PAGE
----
Avocado fruits come from evergreen trees (Persea spp.) that reach 40 to 80 feet tall. There are of avocado, though several hybrid varieties are available within each of these three species:
- Guatemalan avocado (Persea nubigena var. guatamalensis L. Wms)
- Mexican avocado (Persea americana var. drymifolia Blake)
- West Indian avocado (Persea americana Mill. var. americana)
Regardless of type, avocados have similar characteristics and care requirements. Avocados all prefer full to partial sun, and grow best in sandy loam soil with good drainage.
All three avocado varieties are hardy in U.S. Department of Agriculture plant hardiness zones 10 through 11, but individual hardiness still varies. West Indian types will not survive freezing conditions, Guatemalan types tolerate temperatures that occasionally dip down to 26 to 30 degrees Fahrenheit, and Mexican types can survive occasional temperatures down to 19 or 20 degrees F. If you're expecting cold weather, take steps to protect avocado trees from frost damage. This is particularly important for young trees.
When freeze or frost is expected, mound soil up several inches deep around the base of the tree to provide insulation. Water the soil thoroughly two to three days before cold weather arrives. Don't forget to move the soil back after the frost has passed.
Protect young trees from frost by draping a blanket, quilt or tarp over the canopy and anchoring the corners to the ground on the nights that frost is expected. Remove cover in the morning. Older trees are usually too large to cover.
Set a heat source like an incandescent light or camp lantern under the covering to provide more protection from cold damage.
Food and Water
Like citrus trees, avocados benefit from trace nutrients. Zinc is particularly important for growing healthy avocados. You can supply zinc and other needed nutrients by using an avocado or citrus plant food when fertilizing. For an avocado food with an N-P-K ratio of 6-4-6, begin fertilizer applications when new growth starts and then repeat every four to six weeks until growth slows in late summer.
Apply granular fertilizer evenly to the soil starting 1 foot away from the trunk and extending 1 to 2 feet beyond the leaf drip line. Scratch the fertilizer into the top 1 to 3 inches of soil, then water thoroughly. Application rates vary based on the size of the tree:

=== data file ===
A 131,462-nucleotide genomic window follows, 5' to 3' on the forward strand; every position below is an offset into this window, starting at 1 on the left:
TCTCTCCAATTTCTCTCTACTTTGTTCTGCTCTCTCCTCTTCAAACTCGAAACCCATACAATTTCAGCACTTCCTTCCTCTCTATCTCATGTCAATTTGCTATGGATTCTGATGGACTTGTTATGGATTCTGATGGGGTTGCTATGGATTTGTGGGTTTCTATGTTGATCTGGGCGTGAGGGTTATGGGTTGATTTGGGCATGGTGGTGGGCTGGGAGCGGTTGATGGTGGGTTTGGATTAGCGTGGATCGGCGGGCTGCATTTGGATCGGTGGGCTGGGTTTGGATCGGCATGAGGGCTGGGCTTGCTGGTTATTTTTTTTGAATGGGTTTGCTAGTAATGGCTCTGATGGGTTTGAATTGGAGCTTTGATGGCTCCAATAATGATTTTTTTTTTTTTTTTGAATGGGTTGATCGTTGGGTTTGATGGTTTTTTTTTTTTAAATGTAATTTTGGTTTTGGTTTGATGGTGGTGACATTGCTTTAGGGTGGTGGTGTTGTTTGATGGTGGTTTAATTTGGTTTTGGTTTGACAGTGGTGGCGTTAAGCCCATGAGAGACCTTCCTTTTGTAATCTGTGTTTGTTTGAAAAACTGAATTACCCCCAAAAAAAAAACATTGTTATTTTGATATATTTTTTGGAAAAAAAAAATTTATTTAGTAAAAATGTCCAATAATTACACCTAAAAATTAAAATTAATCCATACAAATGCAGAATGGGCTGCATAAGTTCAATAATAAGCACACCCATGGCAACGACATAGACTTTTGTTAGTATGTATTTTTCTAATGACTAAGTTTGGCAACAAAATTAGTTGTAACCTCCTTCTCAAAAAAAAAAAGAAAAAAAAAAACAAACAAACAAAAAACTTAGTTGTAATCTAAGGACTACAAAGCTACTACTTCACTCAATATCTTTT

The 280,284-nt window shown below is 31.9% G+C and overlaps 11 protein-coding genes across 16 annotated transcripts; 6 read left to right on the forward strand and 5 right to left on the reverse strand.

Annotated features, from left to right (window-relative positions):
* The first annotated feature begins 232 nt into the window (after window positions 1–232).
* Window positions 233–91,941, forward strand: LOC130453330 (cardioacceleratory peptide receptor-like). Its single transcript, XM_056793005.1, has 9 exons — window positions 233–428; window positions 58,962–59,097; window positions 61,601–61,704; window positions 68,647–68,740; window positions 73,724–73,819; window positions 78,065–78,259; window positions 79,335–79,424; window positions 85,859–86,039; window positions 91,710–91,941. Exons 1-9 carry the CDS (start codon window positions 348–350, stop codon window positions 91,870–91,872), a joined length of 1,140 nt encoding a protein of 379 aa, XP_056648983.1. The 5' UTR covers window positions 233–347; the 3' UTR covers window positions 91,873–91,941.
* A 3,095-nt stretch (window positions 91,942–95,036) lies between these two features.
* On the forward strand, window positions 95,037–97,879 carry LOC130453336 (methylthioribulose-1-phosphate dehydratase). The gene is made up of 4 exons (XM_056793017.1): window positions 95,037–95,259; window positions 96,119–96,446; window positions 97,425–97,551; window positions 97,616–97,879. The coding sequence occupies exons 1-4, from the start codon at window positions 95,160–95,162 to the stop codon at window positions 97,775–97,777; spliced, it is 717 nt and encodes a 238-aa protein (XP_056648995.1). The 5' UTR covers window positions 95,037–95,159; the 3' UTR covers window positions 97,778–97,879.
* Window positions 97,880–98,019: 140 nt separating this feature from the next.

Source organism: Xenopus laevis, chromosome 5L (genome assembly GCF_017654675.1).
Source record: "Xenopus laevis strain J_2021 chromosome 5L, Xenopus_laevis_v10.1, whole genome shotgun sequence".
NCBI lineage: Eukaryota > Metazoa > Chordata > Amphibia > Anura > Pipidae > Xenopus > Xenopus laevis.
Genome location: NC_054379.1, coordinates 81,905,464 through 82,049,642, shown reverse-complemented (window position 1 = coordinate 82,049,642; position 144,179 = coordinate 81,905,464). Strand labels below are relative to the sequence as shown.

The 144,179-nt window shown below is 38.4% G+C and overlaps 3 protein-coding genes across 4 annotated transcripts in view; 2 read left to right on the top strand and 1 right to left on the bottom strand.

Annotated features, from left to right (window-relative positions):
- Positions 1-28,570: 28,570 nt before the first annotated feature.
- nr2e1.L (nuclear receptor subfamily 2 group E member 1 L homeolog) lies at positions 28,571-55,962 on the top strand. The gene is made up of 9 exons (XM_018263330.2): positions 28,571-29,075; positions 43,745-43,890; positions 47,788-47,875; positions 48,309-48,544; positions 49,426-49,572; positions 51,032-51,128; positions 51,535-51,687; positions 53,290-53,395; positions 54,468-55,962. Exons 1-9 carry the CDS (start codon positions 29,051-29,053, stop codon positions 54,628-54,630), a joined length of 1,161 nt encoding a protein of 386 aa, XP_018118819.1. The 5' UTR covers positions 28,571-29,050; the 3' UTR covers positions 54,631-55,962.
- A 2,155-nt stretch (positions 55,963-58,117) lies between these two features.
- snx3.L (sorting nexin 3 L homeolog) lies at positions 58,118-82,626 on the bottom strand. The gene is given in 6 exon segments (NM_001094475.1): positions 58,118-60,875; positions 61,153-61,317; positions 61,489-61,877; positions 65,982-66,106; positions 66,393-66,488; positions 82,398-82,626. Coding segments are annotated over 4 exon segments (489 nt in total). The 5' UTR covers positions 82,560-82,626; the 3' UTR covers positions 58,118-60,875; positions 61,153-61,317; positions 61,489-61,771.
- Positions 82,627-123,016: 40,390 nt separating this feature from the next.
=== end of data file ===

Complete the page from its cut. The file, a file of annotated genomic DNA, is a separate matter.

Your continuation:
- For trees under 4 years old, apply 1/4 cup of fertilizer per 9 square feet, or 2/3 cup per 16 square feet.
- For older trees, apply 3/4 cup of fertilizer per 16 square feet or 1 cup per 25 square feet.
Avocados require about 50 inches of rainfall distributed throughout the year to survive. For the best fruit production, water avocados enough to soak the soil thoroughly one to three times a week. This requires about 2 gallons of water at each watering for a newly planted tree, and up to 20 gallons for a mature tree. To check if the trees require water, pick up a handful of soil from under the tree's canopy and squeeze it. If the soil sticks together and holds the impression of your hand, then the tree does not need water yet.
Avocado trees do not require pruning to keep them healthy or to encourage fruiting. The only reasons to prune are to remove dead, diseased or damaged branches, or to shape young trees if desired. When branches have been damaged, wait until new leaves and twigs start to grow and then cut the damaged branches back to new growth.
If you do decide to prune avocado trees to improve the shape or keep them small, they can be pruned any time of the year. Pruning in late winter means the trees will grow back slower than when pruned in warmer weather. When pruning, try to keep as much of the leaf cover as possible, since it shades the trunk and protects it against sun scald.
Anthracnose (Colletotrichum gloeosporioides) is a fungus that typically affects avocado fruits, though it can show up on other parts of the plant as well. It causes tiny brown or black spots that are round and sunken. The spots can reach over 1/2 inch in diameter, and may cause fruit to split. Anthracnose is often present in avocados, but rarely causes damage if you keep the trees clean of dead twigs and leaves. To control the problem on fruits, keep them dry and cool after harvesting.
Dothiorella canker (Botryosphaeria ribis) starts out infecting the trunk and causing dead patches. Infected spots excrete a reddish sap that dries to a white and brown powder, and if the bark peals off the wood beneath looks brown or red instead of a healthy pale color. This canker can spread to the fruits, causing them to rot. Mexican avocados do not get trunk canker, but the fungus can still cause fruit rot. To control and prevent the problem, keep the tree clean from dead leaves, twigs and fallen fruit. Use low-salinity water when irrigating, and keep with a regular watering schedule.
Root rot (Phytophthora cinnamomi) is a fungus that typically targets avocado trees growing in locations with poor drainage. It causes the roots to die, and results in stunted leaf growth. To avoid this problem, plant healthy trees in locations that drain quickly enough that there is never standing water around the trees for more than a few hours. Irrigating with low-salinity water and mulching can help control the development and spread of root rot. Use a coarse-textured organic mulch in a layer 4 to 6 inches deep beneath the canopy, keeping the mulch several inches away from the trunk. With proper care, infected trees may continue to produce edible fruit. Trees can be removed if they continue to deteriorate. If you remove infected trees, do not plant avocados or other plants susceptible to Phytophthora rot in that location for several years.